Lance writes, I was first attracted to ceramics because of the joy I saw in the making. I delighted in the knowledge gained from the past through the discovery of vessels or shards. I enjoy problem solving and seeking answers to complex questions of which the creation of ceramic objects lends itself. I begin my creative process with the rhythmic wedging of stoneware clay as I contemplate the series of forms to come. Through a blend of concentration and relaxation I find harmony in the forming, decorating and the finishing of each piece. My wheel thrown forms are carved, dried, bisque fired, glazed and finally glaze fired in a Raku kiln or high-fire kiln. In the process of creating my decorative vessels, I seek traditional form upon which I may draw a line or create line with a variety of methods. The intention is to provoke a tactile and visual intimacy and allow for contemplation. The concepts start with my heart and are created with my hands; passing to the viewer, this concept hopefully passes from their hands to their heart.
I have been an artist potter for over 40 years now. My primary means of forming is throwing on the potter’s wheel. I received my BFA in Ceramics at Stephen F. Austin State University in Nacogdoches, Texas under Piero Fenci and my MA and MFA in ceramics at the University of Dallas under Dan Hammett. My first semester in clay was in the Spring of 1978 which was primarily hand building. In the summer, I became friends with the graduate students and they taught me the basics of throwing on a wheel. When the Fall class started, my instructor asked if anyone wanted to learn to throw. He asked if I wanted to try and I said sure. I hopped on the wheel and proceeded to throw a cylinder to his astonishment. I then told him about learning from the graduate students.
Both of my ceramics instructors were graduates of Alfred University in New York under Val Cushing and not only taught me a love of the material but also much of the more technical aspects of clay, glaze and firing. They also inspired me to continue my knowledge of ceramics through collaboration, workshops, reading and of course now, the internet.
After graduate school, I moved to Carlsbad, California and opened a studio gallery and worked part time for a production potter. I moved on to Seattle, Washington and taught classes at Seattle Central Community College and Seward Park Arts Studio. The art fair scene was quite strong in Washington state and I participated and many art fairs. After 10 years in Seattle, I decided to move back to Texas and made a stopover in Colorado Springs, but never left. I found Down to Earth Pottery and worked for them as a production potter for a year or so. Art fairs at the time were quite strong in Colorado, Texas, and New Mexico and I attended many an art fair for a number of years. I applied to become a member of Commonwheel Artists Coop in 2006. In 2007 I became a ceramics instructor at Pikes Peak Community College and after quickly growing the department, I was offered a permanent position as a faculty member and the head of the department, a position I still hold to this day. In 2009 I set up a studio at Cottonwood Center for the Arts and remain there to this day. Occasionally, I offer private lessons in my studio to beginning and advanced students.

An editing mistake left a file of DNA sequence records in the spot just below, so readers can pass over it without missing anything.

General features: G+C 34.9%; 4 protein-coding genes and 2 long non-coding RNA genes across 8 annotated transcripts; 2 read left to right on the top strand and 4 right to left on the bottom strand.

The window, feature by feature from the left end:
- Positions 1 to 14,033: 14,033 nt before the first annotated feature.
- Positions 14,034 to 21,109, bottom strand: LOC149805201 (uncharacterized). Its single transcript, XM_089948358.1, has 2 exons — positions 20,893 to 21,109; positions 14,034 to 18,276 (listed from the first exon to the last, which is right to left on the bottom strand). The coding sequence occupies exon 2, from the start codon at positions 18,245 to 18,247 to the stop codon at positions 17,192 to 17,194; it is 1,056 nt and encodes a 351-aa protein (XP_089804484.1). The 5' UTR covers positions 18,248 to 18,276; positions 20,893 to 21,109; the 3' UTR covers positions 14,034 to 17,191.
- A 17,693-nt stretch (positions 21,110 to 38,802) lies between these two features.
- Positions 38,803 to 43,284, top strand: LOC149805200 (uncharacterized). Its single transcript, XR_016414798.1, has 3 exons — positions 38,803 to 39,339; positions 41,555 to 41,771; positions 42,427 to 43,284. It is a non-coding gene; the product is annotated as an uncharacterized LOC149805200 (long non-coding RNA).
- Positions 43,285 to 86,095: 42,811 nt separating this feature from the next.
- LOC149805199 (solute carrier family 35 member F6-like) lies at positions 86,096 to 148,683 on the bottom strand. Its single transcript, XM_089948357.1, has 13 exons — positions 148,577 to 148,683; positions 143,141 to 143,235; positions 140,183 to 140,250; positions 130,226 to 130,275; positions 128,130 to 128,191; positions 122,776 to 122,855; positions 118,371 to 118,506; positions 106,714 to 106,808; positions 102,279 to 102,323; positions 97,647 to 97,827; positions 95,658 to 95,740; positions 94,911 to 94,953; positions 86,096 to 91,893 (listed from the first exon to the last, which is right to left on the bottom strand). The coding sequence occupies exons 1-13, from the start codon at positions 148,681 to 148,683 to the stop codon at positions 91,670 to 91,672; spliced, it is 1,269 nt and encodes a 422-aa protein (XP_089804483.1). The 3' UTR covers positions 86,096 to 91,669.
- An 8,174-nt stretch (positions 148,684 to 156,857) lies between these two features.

Aside from the art fairs, I began marketing my ceramic objects online in 1995. A few years ago, I quit the art fairs entirely and focused on online sales. I sell through Etsy, Handmade at Amazon, and through the Artful Home. A number of other sales come from my studio, social media and networking.
My work can be found online at:
Lance Timco on Artful Home
Timco Art Pottery on Etsy
Timco Art Pottery on Handmade at Amazon
Timco Art Pottery on Squareup Market
Colorado galleries that carry my work:
Commonwheel Artists Co-op
102 Cañon Avenue
Manitou Springs, CO 80829
Spirits in the Wind Gallery
1211 Washington Ave.
Golden, CO 80401
Rock Run Gallery
95 South Main Street
Buena Vista, CO 81211
Timco Art Pottery on social media: